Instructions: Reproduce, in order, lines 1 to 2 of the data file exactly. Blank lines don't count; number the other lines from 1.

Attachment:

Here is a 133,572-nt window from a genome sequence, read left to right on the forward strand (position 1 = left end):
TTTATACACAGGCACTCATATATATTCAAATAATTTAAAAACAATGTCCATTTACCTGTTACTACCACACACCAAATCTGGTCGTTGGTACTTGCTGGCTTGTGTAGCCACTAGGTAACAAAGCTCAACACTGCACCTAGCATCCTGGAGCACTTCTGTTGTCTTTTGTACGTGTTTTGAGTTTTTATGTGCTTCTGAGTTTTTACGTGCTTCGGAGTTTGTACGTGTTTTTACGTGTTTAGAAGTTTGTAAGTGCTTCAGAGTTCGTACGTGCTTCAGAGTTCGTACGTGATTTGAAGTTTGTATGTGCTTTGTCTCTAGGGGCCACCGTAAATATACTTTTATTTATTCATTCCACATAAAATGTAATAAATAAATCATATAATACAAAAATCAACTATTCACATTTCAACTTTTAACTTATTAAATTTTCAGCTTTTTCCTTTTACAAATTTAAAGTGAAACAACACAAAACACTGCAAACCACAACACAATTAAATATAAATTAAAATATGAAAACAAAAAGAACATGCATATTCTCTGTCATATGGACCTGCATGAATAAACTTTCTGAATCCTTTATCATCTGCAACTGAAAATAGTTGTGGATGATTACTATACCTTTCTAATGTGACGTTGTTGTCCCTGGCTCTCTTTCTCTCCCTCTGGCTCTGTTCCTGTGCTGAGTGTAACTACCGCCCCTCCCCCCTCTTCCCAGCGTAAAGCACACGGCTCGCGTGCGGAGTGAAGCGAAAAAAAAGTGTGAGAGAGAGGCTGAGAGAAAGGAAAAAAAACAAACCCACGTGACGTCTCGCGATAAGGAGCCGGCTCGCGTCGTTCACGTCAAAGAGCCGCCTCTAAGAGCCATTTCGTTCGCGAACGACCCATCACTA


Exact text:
Here is a 133,572-nt window from a genome sequence, read left to right on the forward strand (position 1 = left end):
TTTATACACAGGCACTCATATATATTCAAATAATTTAAAAACAATGTCCATTTACCTGTTACTACCACACACCAAATCTGGTCGTTGGTACTTGCTGGCTTGTGTAGCCACTAGGTAACAAAGCTCAACACTGCACCTAGCATCCTGGAGCACTTCTGTTGTCTTTTGTACGTGTTTTGAGTTTTTATGTGCTTCTGAGTTTTTACGTGCTTCGGAGTTTGTACGTGTTTTTACGTGTTTAGAAGTTTGTAAGTGCTTCAGAGTTCGTACGTGCTTCAGAGTTCGTACGTGATTTGAAGTTTGTATGTGCTTTGTCTCTAGGGGCCACCGTAAATATACTTTTATTTATTCATTCCACATAAAATGTAATAAATAAATCATATAATACAAAAATCAACTATTCACATTTCAACTTTTAACTTATTAAATTTTCAGCTTTTTCCTTTTACAAATTTAAAGTGAAACAACACAAAACACTGCAAACCACAACACAATTAAATATAAATTAAAATATGAAAACAAAAAGAACATGCATATTCTCTGTCATATGGACCTGCATGAATAAACTTTCTGAATCCTTTATCATCTGCAACTGAAAATAGTTGTGGATGATTACTATACCTTTCTAATGTGACGTTGTTGTCCCTGGCTCTCTTTCTCTCCCTCTGGCTCTGTTCCTGTGCTGAGTGTAACTACCGCCCCTCCCCCCTCTTCCCAGCGTAAAGCACACGGCTCGCGTGCGGAGTGAAGCGAAAAAAAAGTGTGAGAGAGAGGCTGAGAGAAAGGAAAAAAAACAAACCCACGTGACGTCTCGCGATAAGGAGCCGGCTCGCGTCGTTCACGTCAAAGAGCCGCCTCTAAGAGCCATTTCGTTCGCGAACGACCCATCACTA